Finding a therapist who meets your needs can take some time, but it is worth the effort.
The term “therapist” is often used for many types of mental health professionals, according to Dr. Cary B. Shames, chief medical officer and vice president at Sharp Health Plan. Different mental health professionals can offer similar care,
with some distinctions:
- Therapists and counselors help patients with thoughts, emotions and relationships. They commonly treat conditions like behavioral problems, stress, anxiety and depression.
- Licensed clinical social workers provide various emotional and mental health services, like substance abuse treatment and therapy. They are well-trained in case management.
- Psychiatrists are medical doctors who can diagnose mental health conditions, prescribe and monitor medications, and perform medical tests to help decide specific needs.
- Psychologists can provide individual or group therapy and do not prescribe medication. They may have specialized training in different types of therapeutic treatment.
“While credentials are important to keep in mind, a good therapist is someone with whom you can feel comfortable, safe and connected,” says Dr. Shames. “That connection is vital to not only building an effective patient-therapist relationship,
but also to aligning on the goals of your treatment and your plans to achieve those goals.”
Dr. Shames recommends you follow these five tips when looking for a therapist:
Think about your needs.
- Write down your main concerns and what you want to get out of therapy.
- Track any symptoms, including feelings of hopelessness and loss of interest in hobbies.
- Think about what is important to you in a therapist. For example:
- Distance from your home or ability to hold virtual visits
- Ability to prescribe medication
- Experience working with people based on gender, language, racial background, sexual orientation, faith, trauma or other dimensions of identity
- Treatment methods offered
Do your homework.
- Check your health insurance plan policy to see if you need a referral from your primary care physician before seeking mental health services.
- Look up mental health providers in your health insurer’s provider directory. Then, identify at least three providers you think might be a good fit for you.
- If you don’t have health insurance, community centers and public libraries often have phone numbers for local resources. You can also ask a trusted friend for referrals.
Call to make an appointment.
- Take deep breaths if you feel nervous. Remember your reasons for seeking help.
- heck to make sure they accept your insurance and ask what payment is expected for the appointment. If services are offered on a sliding scale, see what pricing is for your situation.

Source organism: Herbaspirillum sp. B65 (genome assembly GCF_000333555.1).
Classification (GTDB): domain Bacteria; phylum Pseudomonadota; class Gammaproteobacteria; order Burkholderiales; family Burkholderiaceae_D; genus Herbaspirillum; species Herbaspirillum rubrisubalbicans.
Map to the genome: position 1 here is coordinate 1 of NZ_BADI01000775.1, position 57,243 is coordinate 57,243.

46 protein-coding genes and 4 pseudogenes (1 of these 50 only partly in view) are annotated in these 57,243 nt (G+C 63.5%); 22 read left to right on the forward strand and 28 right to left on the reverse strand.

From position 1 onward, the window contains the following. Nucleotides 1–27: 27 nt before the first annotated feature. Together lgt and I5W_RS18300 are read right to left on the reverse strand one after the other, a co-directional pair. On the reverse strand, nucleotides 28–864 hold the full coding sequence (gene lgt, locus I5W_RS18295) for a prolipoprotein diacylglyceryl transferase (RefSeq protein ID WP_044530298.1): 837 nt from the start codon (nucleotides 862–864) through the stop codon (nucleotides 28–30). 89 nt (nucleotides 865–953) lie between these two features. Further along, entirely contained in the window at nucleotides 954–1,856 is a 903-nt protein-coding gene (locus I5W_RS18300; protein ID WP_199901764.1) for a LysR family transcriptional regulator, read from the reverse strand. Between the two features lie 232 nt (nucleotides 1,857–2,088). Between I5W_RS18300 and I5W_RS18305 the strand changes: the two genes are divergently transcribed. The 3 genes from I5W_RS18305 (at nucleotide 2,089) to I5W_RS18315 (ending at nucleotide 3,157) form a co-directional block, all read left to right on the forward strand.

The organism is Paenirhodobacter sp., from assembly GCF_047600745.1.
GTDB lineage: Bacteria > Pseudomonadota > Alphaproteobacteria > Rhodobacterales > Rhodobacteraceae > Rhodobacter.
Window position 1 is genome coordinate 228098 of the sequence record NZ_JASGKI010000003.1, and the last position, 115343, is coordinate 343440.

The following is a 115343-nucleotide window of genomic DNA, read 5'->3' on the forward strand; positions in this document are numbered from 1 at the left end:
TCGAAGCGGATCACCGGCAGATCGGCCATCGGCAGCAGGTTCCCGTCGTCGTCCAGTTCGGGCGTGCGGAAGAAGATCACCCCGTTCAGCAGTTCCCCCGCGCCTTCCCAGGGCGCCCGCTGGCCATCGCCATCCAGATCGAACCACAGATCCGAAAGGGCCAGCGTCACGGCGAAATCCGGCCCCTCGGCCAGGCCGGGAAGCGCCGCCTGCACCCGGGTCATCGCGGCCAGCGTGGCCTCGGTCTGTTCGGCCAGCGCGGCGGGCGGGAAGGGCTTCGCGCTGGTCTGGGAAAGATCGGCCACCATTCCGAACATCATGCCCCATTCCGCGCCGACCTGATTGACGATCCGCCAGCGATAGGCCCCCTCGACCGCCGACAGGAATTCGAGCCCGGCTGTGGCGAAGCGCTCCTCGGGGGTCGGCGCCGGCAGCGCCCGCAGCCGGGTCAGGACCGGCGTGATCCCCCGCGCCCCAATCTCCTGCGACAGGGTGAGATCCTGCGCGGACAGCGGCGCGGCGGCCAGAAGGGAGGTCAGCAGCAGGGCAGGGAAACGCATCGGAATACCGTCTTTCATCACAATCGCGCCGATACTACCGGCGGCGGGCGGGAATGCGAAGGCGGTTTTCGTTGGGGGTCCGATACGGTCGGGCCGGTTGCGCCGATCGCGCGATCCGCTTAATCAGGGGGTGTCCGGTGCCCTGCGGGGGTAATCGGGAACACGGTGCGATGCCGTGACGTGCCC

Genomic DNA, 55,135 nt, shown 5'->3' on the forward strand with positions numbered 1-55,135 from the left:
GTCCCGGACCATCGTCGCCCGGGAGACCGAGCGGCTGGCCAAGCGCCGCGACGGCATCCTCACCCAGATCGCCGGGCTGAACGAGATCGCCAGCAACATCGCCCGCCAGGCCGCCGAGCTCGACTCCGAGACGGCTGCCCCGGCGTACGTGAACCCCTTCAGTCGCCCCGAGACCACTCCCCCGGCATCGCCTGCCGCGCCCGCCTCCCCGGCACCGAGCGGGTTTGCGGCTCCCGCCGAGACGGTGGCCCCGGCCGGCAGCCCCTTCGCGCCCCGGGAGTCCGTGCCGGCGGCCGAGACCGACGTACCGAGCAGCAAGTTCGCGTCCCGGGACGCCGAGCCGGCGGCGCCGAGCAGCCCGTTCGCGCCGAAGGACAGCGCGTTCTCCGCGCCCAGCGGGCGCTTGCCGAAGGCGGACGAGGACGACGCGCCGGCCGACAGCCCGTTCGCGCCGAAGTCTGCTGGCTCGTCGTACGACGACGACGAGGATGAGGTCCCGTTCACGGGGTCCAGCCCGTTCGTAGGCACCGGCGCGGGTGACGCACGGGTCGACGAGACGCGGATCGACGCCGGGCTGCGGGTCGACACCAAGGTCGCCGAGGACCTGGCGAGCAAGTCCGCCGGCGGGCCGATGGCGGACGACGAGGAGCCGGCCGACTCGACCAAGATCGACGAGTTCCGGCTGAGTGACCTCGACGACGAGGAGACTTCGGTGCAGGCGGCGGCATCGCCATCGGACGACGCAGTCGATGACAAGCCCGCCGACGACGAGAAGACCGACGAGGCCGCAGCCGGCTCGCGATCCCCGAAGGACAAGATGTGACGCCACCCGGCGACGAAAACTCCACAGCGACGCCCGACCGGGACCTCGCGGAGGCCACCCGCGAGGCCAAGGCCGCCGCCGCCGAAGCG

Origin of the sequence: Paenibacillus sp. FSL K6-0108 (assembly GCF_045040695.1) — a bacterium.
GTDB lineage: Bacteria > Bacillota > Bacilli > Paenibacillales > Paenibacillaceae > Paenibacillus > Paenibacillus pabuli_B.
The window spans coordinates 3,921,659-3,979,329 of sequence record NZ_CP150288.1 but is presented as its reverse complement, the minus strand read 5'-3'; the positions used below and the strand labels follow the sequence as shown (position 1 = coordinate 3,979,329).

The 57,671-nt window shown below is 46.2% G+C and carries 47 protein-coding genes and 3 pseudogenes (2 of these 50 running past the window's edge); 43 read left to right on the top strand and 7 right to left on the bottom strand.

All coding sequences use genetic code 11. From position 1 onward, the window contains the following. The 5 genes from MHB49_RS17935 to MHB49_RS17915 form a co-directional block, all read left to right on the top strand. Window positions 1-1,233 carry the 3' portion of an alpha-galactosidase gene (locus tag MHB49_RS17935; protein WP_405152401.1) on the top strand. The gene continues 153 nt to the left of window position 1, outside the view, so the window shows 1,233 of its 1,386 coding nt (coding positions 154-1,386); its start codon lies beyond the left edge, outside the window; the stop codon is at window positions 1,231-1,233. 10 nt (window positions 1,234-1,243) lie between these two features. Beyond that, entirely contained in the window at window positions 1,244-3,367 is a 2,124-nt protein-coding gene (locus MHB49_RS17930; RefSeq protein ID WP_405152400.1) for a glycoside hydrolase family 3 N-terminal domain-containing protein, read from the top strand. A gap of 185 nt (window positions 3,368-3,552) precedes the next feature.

- Make an appointment, even if the next available opening is months away. You can always cancel it if you find someone else who can help you sooner.
- Confirm if the appointment will be in person or virtual. If it will be a virtual appointment, ask about the technical requirements to join.
Ask the right questions.
- Before your appointment, plan to ask about what’s important to you. For example:
- I have problems with feeling lonely most of the time. What is your experience working with patients with these issues?
- How soon is treatment expected to be effective?
- If needed, are you able to prescribe medication? If not, are you able to recommend me to someone in my network who can?
- What happens if treatment doesn’t seem to be working?
Go with your gut.
- Pay extra attention to your experience during your appointment. Do you feel relaxed, accepted, heard, safe and respected?
- Know that it’s OK if the first therapist does not feel like the best match for you — contact the next person on your list and keep looking.
“It takes patience and perseverance to find the right therapist,” says Dr. Shames. “The right person can help you learn to deal with mental health matters and improve your well-being for the rest of your life.”
If you feel you can't wait weeks or months to talk to someone, help is available. Dr. Shames advises you to consider using other resources in the meantime, such as peer support groups offered by the National Alliance on Mental Illness San Diego or other mental health resources in the community. However, if you or a loved one is in crisis, call 911 or the National Suicide Prevention Hotline, which is available 24 hours a day,
at 1-800-273-8255 or text “HELLO” to 741741.